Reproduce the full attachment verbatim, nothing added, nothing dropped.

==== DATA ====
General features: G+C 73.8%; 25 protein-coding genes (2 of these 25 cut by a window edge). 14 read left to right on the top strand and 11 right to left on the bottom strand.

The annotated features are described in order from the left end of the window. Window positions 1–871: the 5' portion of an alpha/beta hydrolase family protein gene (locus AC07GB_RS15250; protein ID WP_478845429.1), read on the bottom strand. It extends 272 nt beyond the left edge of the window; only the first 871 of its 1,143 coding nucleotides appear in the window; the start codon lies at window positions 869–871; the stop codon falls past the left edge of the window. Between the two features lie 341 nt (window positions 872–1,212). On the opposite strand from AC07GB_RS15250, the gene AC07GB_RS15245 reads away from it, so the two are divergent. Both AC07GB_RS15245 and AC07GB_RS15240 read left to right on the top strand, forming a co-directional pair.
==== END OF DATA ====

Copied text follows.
General features: G+C 73.8%; 25 protein-coding genes (2 of these 25 cut by a window edge). 14 read left to right on the top strand and 11 right to left on the bottom strand.

The annotated features are described in order from the left end of the window. Window positions 1–871: the 5' portion of an alpha/beta hydrolase family protein gene (locus AC07GB_RS15250; protein ID WP_478845429.1), read on the bottom strand. It extends 272 nt beyond the left edge of the window; only the first 871 of its 1,143 coding nucleotides appear in the window; the start codon lies at window positions 869–871; the stop codon falls past the left edge of the window. Between the two features lie 341 nt (window positions 872–1,212). On the opposite strand from AC07GB_RS15250, the gene AC07GB_RS15245 reads away from it, so the two are divergent. Both AC07GB_RS15245 and AC07GB_RS15240 read left to right on the top strand, forming a co-directional pair.